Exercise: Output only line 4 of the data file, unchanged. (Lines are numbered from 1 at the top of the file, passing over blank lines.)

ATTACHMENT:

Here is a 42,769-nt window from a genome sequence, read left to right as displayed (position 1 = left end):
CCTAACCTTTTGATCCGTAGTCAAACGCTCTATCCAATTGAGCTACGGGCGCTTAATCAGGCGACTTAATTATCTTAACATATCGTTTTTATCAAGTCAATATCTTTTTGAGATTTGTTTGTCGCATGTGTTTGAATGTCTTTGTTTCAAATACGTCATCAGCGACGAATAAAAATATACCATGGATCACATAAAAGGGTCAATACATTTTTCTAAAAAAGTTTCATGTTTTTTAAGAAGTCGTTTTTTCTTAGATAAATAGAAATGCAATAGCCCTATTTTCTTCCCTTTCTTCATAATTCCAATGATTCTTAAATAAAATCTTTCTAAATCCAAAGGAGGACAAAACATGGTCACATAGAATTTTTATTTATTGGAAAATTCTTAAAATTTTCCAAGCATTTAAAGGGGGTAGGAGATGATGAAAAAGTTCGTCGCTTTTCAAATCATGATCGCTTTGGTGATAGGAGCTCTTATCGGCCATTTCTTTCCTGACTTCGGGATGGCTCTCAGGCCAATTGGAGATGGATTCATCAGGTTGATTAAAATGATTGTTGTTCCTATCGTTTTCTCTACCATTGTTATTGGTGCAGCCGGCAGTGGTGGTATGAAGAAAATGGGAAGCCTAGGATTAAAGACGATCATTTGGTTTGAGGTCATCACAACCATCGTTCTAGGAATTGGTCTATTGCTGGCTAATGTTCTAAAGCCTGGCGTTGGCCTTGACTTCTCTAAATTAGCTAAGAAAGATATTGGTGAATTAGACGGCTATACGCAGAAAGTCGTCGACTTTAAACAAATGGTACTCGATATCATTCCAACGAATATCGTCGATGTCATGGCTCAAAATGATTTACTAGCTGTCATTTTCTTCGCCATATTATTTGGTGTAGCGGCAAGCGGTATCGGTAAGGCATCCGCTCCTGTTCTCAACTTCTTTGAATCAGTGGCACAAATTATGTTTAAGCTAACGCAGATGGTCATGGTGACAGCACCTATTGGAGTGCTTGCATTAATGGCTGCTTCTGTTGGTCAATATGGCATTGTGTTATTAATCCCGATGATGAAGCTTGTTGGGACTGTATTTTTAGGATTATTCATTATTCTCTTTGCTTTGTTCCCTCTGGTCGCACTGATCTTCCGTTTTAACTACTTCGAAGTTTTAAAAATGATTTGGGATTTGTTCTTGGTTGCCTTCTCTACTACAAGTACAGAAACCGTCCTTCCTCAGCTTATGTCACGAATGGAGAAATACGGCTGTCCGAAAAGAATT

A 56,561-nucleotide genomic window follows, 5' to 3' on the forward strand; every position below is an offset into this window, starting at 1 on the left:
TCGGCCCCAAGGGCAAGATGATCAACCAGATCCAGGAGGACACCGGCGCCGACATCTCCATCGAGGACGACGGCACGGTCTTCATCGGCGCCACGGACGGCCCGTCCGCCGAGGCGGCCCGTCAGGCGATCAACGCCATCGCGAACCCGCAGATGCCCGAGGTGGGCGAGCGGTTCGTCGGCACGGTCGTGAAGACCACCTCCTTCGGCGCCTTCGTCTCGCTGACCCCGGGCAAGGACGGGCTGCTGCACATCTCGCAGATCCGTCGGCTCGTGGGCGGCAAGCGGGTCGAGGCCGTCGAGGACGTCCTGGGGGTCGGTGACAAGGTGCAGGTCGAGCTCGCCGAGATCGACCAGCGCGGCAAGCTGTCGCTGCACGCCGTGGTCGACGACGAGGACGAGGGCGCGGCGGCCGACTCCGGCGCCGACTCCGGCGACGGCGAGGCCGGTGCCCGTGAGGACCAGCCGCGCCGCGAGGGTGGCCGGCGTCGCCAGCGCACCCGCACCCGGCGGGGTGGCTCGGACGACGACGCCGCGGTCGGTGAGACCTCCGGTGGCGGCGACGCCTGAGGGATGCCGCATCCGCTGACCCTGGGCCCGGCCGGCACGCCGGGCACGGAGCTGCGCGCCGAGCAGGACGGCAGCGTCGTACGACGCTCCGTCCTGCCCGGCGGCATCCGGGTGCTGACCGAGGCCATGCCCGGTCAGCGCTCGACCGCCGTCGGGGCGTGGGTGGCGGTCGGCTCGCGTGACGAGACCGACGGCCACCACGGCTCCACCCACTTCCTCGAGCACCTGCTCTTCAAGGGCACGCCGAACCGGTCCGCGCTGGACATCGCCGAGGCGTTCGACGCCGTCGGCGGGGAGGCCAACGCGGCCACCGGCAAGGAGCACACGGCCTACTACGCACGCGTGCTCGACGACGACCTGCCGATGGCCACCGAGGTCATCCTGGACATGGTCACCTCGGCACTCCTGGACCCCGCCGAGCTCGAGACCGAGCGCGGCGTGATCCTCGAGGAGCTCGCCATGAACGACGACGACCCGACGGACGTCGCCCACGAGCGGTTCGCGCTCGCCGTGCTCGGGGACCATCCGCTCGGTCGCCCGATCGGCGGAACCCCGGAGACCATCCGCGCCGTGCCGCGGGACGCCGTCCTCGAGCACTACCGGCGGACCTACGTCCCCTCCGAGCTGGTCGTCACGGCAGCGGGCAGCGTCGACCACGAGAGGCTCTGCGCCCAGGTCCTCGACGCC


TCGGCCCCAAGGGCAAGATGATCAACCAGATCCAGGAGGACACCGGCGCCGACATCTCCATCGAGGACGACGGCACGGTCTTCATCGGCGCCACGGACGGCCCGTCCGCCGAGGCGGCCCGTCAGGCGATCAACGCCATCGCGAACCCGCAGATGCCCGAGGTGGGCGAGCGGTTCGTCGGCACGGTCGTGAAGACCACCTCCTTCGGCGCCTTCGTCTCGCTGACCCCGGGCAAGGACGGGCTGCTGCACATCTCGCAGATCCGTCGGCTCGTGGGCGGCAAGCGGGTCGAGGCCGTCGAGGACGTCCTGGGGGTCGGTGACAAGGTGCAGGTCGAGCTCGCCGAGATCGACCAGCGCGGCAAGCTGTCGCTGCACGCCGTGGTCGACGACGAGGACGAGGGCGCGGCGGCCGACTCCGGCGCCGACTCCGGCGACGGCGAGGCCGGTGCCCGTGAGGACCAGCCGCGCCGCGAGGGTGGCCGGCGTCGCCAGCGCACCCGCACCCGGCGGGGTGGCTCGGACGACGACGCCGCGGTCGGTGAGACCTCCGGTGGCGGCGACGCCTGAGGGATGCCGCATCCGCTGACCCTGGGCCCGGCCGGCACGCCGGGCACGGAGCTGCGCGCCGAGCAGGACGGCAGCGTCGTACGACGCTCCGTCCTGCCCGGCGGCATCCGGGTGCTGACCGAGGCCATGCCCGGTCAGCGCTCGACCGCCGTCGGGGCGTGGGTGGCGGTCGGCTCGCGTGACGAGACCGACGGCCACCACGGCTCCACCCACTTCCTCGAGCACCTGCTCTTCAAGGGCACGCCGAACCGGTCCGCGCTGGACATCGCCGAGGCGTTCGACGCCGTCGGCGGGGAGGCCAACGCGGCCACCGGCAAGGAGCACACGGCCTACTACGCACGCGTGCTCGACGACGACCTGCCGATGGCCACCGAGGTCATCCTGGACATGGTCACCTCGGCACTCCTGGACCCCGCCGAGCTCGAGACCGAGCGCGGCGTGATCCTCGAGGAGCTCGCCATGAACGACGACGACCCGACGGACGTCGCCCACGAGCGGTTCGCGCTCGCCGTGCTCGGGGACCATCCGCTCGGTCGCCCGATCGGCGGAACCCCGGAGACCATCCGCGCCGTGCCGCGGGACGCCGTCCTCGAGCACTACCGGCGGACCTACGTCCCCTCCGAGCTGGTCGTCACGGCAGCGGGCAGCGTCGACCACGAGAGGCTCTGCGCCCAGGTCCTCGACGCC